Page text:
The presentation fails to say how authentication fits in with the crypto and I think this must be carefully specified for a strong system.

Public key crypto provides a global concept of identity: Choose a key pair and distribute the public key and no one else can claim your identity so long as you conceal your private key. With symmetric keys identity is a pairwise arrangement. I may have an adequate handle on who you are but I cannot Identify you securely to John so that John can compare my designation of you with some other designation of you. Furthermore John can do this comparison off line — he need not consult the two candidates to see if they are the same, even if there such a feasible protocol. You can compare public keys from different sources. I see no symmetric key analog. In the scenario of the presentation, if B is given access to C by both A and D, can B determine that these to versions of C are indeed the same entity?

It is not clear that it is necessary to solve this problem but its lack of solution prevents me from using familiar system patterns.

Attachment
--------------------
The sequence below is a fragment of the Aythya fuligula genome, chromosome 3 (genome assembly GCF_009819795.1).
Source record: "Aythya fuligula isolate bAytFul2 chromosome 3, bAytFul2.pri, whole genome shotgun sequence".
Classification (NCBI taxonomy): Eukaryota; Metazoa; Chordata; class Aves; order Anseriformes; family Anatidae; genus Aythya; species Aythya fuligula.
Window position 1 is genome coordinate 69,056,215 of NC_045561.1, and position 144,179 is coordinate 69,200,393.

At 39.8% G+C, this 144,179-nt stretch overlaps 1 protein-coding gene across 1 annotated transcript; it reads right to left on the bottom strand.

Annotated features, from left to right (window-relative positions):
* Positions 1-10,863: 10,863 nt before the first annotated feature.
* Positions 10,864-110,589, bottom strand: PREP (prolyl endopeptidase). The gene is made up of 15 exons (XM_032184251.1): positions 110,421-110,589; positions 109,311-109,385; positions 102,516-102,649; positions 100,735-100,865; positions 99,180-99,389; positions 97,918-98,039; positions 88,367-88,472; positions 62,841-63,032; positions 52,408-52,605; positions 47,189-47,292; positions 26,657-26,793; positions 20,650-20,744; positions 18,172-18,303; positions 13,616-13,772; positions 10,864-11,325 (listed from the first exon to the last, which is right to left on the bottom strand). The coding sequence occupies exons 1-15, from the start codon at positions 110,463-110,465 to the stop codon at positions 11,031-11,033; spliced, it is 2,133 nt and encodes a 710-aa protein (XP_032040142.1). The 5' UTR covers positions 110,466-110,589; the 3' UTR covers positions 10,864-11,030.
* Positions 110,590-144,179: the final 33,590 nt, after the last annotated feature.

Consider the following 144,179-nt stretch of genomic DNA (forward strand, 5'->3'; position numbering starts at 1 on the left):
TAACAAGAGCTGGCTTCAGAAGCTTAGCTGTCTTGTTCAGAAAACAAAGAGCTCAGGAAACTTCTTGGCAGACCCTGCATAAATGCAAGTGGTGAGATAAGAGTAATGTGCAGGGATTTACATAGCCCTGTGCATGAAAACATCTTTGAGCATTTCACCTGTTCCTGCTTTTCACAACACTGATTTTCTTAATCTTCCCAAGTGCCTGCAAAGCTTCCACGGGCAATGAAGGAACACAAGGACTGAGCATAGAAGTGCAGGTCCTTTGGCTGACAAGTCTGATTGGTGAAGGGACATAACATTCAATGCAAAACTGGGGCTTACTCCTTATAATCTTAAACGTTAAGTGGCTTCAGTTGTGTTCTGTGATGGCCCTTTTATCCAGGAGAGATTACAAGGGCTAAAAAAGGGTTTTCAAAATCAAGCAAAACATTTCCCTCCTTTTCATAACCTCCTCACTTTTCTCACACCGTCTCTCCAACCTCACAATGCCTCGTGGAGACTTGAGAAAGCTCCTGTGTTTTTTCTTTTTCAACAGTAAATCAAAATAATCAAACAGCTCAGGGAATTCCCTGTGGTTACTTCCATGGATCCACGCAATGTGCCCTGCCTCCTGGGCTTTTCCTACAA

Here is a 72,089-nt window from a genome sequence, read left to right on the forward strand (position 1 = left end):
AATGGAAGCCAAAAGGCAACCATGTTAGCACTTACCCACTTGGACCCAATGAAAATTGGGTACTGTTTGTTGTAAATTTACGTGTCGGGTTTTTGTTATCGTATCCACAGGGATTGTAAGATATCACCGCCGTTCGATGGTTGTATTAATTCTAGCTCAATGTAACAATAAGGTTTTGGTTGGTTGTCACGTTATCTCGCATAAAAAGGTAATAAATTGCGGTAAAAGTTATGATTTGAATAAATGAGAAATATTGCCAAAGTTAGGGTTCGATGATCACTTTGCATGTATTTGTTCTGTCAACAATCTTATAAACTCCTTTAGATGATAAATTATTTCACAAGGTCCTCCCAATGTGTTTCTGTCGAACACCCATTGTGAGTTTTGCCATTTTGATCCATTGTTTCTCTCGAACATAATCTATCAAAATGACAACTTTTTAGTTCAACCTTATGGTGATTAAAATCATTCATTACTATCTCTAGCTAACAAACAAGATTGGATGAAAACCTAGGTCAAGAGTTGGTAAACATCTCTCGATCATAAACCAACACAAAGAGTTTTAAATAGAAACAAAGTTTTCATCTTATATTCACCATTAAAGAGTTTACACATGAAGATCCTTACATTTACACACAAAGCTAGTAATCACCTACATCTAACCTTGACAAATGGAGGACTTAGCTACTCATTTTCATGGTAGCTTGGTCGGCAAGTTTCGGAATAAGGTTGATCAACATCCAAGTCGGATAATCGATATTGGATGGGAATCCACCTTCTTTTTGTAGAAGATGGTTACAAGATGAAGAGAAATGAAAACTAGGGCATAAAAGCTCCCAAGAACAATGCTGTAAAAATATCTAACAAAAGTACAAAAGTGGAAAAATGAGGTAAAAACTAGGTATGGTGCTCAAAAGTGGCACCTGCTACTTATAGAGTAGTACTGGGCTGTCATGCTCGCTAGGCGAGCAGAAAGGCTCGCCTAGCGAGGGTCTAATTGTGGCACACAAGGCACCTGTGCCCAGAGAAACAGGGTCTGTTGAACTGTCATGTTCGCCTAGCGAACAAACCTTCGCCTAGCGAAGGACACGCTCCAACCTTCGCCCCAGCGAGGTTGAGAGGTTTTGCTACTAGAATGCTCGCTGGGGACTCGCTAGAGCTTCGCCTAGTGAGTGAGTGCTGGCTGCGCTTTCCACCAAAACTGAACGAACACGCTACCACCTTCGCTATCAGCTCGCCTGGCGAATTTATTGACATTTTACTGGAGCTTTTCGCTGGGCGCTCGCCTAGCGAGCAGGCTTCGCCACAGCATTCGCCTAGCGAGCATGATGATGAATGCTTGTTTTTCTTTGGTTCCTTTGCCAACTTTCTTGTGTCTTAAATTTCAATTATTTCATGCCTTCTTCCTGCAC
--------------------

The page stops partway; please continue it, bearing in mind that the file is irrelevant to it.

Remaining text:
The section titled “Refinement” attempts to fix some of these points, at the expense of clarity, I fear.


Here are some modifications to sharpen some issues of trust. We assume that A, B and C are general software platforms that host objects that relate to each other via capabilities. Each communications link between a pair of platforms is a symmetric link as described above and is divided into a number of channels, capabilities to which are owned by various objects on the platforms terminating the links. These channels are numbered by a numbering plan private to the link. Traffic on the link is associated with a particular channel by this number.